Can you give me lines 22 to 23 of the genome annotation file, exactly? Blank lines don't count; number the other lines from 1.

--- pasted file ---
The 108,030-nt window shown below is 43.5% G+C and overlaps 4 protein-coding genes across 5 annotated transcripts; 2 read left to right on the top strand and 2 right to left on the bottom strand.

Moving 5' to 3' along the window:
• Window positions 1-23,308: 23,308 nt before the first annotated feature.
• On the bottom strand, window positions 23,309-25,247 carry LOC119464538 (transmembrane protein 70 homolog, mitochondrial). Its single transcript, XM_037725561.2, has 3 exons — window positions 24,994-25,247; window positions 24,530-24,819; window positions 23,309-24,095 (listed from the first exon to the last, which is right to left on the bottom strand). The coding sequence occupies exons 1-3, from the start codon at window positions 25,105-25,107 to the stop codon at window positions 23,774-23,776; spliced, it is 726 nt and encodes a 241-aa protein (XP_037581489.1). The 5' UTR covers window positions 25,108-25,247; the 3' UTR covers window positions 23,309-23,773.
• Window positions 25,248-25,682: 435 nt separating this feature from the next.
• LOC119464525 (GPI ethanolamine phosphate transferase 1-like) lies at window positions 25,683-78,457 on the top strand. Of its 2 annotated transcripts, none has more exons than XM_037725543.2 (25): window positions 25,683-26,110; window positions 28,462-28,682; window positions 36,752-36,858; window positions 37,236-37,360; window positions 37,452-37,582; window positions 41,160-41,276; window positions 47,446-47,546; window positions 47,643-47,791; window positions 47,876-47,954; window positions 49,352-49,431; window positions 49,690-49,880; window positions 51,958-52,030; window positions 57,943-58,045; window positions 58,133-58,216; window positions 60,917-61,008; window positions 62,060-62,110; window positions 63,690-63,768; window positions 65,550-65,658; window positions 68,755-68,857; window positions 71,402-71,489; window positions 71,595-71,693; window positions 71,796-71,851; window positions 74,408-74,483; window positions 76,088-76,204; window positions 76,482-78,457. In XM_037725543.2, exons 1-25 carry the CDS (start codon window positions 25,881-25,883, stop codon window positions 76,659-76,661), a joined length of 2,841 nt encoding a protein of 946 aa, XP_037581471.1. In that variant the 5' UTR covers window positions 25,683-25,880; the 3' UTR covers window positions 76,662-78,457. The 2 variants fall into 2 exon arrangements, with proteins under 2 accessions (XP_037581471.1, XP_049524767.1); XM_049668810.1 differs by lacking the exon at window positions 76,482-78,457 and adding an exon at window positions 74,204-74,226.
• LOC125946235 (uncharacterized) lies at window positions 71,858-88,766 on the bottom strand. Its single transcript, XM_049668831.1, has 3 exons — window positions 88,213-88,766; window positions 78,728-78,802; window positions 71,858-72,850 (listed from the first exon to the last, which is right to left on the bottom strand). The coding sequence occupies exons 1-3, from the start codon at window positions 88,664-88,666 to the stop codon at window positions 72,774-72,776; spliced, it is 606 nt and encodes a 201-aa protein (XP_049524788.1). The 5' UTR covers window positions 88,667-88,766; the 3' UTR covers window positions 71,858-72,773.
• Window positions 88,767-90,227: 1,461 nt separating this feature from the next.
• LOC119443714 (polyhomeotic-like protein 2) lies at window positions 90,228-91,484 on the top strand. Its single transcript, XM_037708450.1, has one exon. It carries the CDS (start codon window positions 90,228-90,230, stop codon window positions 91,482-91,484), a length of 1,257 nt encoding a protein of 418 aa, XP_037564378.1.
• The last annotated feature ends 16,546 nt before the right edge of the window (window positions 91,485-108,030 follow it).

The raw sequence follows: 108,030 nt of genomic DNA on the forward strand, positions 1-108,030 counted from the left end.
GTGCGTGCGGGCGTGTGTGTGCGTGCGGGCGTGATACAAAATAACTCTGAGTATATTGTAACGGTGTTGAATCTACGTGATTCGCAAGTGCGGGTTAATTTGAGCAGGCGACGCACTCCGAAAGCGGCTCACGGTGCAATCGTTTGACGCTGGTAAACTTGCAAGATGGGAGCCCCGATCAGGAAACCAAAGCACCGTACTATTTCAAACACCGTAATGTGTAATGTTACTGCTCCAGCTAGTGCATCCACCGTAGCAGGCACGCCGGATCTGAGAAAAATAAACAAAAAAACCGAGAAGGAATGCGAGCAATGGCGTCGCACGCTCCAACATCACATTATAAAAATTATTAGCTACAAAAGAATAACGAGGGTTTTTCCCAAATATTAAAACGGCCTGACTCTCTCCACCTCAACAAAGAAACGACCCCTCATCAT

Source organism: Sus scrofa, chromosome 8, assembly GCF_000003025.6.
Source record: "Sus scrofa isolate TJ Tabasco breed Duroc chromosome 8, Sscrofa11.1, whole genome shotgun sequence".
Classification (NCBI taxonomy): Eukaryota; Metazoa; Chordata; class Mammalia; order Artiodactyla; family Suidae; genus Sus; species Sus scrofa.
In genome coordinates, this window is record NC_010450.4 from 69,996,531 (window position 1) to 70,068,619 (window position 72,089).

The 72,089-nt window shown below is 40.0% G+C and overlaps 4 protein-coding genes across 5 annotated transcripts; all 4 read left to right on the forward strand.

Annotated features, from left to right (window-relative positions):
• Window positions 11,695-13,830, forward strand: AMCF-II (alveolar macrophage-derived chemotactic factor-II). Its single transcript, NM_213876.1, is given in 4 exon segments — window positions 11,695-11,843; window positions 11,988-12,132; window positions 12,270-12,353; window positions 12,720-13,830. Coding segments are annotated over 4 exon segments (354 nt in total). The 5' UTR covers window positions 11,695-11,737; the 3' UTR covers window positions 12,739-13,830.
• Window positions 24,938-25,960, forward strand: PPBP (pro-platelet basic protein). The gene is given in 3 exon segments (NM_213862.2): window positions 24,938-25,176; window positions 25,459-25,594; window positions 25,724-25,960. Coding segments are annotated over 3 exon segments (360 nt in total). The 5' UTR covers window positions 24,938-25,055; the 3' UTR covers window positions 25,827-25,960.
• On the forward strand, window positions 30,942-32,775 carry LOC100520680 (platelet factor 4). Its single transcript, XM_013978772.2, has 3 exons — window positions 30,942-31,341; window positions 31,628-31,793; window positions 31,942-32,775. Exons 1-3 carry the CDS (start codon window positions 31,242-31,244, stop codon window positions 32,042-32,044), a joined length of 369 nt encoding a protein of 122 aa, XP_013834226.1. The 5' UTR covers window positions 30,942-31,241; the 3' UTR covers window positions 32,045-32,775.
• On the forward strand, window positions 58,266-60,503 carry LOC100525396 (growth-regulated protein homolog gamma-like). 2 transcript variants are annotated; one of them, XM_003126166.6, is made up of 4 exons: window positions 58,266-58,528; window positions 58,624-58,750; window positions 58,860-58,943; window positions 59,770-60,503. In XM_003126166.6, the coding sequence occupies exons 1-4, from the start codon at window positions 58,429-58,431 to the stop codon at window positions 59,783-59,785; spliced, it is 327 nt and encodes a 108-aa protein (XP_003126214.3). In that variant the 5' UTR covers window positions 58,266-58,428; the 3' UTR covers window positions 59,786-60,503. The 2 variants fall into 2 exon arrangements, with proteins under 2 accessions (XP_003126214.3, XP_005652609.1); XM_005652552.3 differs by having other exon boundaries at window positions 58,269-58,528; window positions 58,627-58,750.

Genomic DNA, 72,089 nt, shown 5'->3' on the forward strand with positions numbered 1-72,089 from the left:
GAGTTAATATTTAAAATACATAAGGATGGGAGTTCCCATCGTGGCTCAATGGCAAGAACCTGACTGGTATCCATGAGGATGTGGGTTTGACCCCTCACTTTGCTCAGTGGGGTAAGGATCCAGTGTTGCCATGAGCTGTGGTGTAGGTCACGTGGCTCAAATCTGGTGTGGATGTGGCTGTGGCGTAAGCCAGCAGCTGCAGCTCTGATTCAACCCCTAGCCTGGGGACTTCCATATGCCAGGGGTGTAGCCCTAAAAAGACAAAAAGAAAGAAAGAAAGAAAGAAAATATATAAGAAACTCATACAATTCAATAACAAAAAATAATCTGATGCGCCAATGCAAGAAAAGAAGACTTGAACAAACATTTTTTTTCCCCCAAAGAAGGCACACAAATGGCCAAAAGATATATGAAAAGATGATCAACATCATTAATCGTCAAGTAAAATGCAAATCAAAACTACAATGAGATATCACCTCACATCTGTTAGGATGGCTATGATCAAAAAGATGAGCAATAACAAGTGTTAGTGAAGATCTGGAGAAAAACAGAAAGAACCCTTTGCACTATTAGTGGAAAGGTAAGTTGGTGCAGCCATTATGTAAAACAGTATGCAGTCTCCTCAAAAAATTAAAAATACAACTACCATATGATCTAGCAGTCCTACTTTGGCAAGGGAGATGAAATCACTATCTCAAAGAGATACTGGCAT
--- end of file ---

• On the forward strand, window positions 58,266-60,503 carry LOC100525396 (growth-regulated protein homolog gamma-like). 2 transcript variants are annotated; one of them, XM_003126166.6, is made up of 4 exons: window positions 58,266-58,528; window positions 58,624-58,750; window positions 58,860-58,943; window positions 59,770-60,503. In XM_003126166.6, the coding sequence occupies exons 1-4, from the start codon at window positions 58,429-58,431 to the stop codon at window positions 59,783-59,785; spliced, it is 327 nt and encodes a 108-aa protein (XP_003126214.3). In that variant the 5' UTR covers window positions 58,266-58,428; the 3' UTR covers window positions 59,786-60,503. The 2 variants fall into 2 exon arrangements, with proteins under 2 accessions (XP_003126214.3, XP_005652609.1); XM_005652552.3 differs by having other exon boundaries at window positions 58,269-58,528; window positions 58,627-58,750.

Genomic DNA, 72,089 nt, shown 5'->3' on the forward strand with positions numbered 1-72,089 from the left: